The searching question (Matthew 8:23-27)


We may find it surprising that the first response of Jesus to the prayer of the disciples was to get them to think about their spiritual state rather than to deal immediately with their request for rescue. Of course, he did not take long to deal with the problem, but we do get a hint here of the priorities of Jesus.

It is important to realise that Jesus asked the question lovingly rather than in an accusing manner. We could say that he is speaking as a pastor rather than as a prosecutor. Or even as a doctor rather than a policeman. The Saviour mentions the cause of their problem. The problem was that they did not have a big enough faith in Jesus and this lack of grasping who he is led to fear.

Yet they had just expressed faith in Jesus when they brought their concerns to him. He wanted them to think about why they had the concerns in the first place. One reason was that they had not paid sufficient attention to his instruction in verse 18, which was that they would get to the other side of the lake. They had allowed the crisis of the moment to blur the certainty of his Word. We do that often, daily, hourly! In our troubles, we forget his promises and instead of expressing confidence in our faith we express panic. It is still faith, but it is little faith.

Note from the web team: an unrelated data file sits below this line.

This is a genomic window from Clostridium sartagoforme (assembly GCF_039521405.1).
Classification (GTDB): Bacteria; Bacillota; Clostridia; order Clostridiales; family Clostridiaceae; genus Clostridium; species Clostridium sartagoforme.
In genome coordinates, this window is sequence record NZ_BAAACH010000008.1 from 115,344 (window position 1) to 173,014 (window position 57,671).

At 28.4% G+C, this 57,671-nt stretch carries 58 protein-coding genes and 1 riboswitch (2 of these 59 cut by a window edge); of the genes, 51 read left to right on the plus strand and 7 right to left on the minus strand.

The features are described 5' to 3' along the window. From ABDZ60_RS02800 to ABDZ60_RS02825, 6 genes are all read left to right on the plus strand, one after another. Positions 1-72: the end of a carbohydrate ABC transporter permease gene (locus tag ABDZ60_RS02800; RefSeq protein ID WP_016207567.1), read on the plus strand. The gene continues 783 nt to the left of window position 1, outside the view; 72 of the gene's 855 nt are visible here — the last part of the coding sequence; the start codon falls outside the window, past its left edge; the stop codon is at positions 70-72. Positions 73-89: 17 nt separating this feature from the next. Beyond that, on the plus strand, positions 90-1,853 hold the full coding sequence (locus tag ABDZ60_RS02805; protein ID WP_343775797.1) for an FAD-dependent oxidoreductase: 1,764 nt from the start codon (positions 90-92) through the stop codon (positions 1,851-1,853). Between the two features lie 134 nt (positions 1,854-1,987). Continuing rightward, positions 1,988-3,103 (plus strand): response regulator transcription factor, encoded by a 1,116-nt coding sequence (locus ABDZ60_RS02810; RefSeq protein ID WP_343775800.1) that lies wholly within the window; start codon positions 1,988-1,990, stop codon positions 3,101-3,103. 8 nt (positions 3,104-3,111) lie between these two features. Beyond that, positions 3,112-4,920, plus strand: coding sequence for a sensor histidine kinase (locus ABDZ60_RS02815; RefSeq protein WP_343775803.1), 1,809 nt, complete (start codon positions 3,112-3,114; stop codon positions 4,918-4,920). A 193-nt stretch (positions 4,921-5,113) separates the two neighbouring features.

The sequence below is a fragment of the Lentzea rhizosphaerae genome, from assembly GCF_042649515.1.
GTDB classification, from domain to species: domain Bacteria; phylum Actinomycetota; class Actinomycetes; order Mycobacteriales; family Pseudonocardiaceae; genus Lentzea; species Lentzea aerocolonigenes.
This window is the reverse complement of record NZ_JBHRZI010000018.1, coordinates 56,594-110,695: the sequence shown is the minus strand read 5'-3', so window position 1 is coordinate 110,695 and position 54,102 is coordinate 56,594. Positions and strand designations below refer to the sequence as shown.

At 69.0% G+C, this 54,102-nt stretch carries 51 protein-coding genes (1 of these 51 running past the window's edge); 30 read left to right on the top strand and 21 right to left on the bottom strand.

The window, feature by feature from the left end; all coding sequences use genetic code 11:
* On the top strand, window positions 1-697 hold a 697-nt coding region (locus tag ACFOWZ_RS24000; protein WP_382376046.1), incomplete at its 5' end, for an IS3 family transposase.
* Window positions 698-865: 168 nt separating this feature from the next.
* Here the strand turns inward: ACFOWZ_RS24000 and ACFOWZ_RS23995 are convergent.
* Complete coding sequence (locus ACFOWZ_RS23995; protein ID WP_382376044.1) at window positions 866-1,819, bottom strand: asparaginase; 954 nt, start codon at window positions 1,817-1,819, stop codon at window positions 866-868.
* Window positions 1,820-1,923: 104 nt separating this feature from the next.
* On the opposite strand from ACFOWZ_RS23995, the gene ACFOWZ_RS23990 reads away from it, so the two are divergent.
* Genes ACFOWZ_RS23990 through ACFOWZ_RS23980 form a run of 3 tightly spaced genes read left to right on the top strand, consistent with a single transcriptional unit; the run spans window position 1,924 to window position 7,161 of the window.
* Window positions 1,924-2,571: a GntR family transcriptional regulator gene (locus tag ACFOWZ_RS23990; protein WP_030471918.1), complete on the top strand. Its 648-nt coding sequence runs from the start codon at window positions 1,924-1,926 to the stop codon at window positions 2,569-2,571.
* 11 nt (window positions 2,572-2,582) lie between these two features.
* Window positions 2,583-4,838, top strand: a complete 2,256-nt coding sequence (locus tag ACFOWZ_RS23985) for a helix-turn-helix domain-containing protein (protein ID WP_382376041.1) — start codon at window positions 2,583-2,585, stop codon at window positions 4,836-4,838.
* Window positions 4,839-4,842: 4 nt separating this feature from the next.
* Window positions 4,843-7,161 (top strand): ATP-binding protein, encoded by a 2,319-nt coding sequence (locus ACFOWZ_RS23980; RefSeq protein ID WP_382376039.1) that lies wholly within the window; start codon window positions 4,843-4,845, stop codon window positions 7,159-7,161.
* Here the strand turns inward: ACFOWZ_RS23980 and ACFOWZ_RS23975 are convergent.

Do you think this statement is true: ‘A believer has no doubt that Jesus can bring into existence the new heavens and new earth, but he often has doubts that Jesus can bring him to dwell there?’ Why is that the case? The believer will mention his sins and his failures usually. Yet often he mentions them through his own assessment rather than by what the Bible says about them. The Bible tells us that we will be sinners until our last breath, that we will need to be forgiven, that we will be forgiven, and that one day those who trust in Jesus will be sinless. We either base our faith on our own assessment or on what the Bible says. And the base will determine whether we have confidence in Jesus or whether we will be like the disciples and panic.

This is not to suggest that we take our sin lightly. Obviously, we must treat it seriously. But what does it mean to treat it seriously? We take it seriously when we consider the greatness of the Saviour as well as the gravity of our sin.

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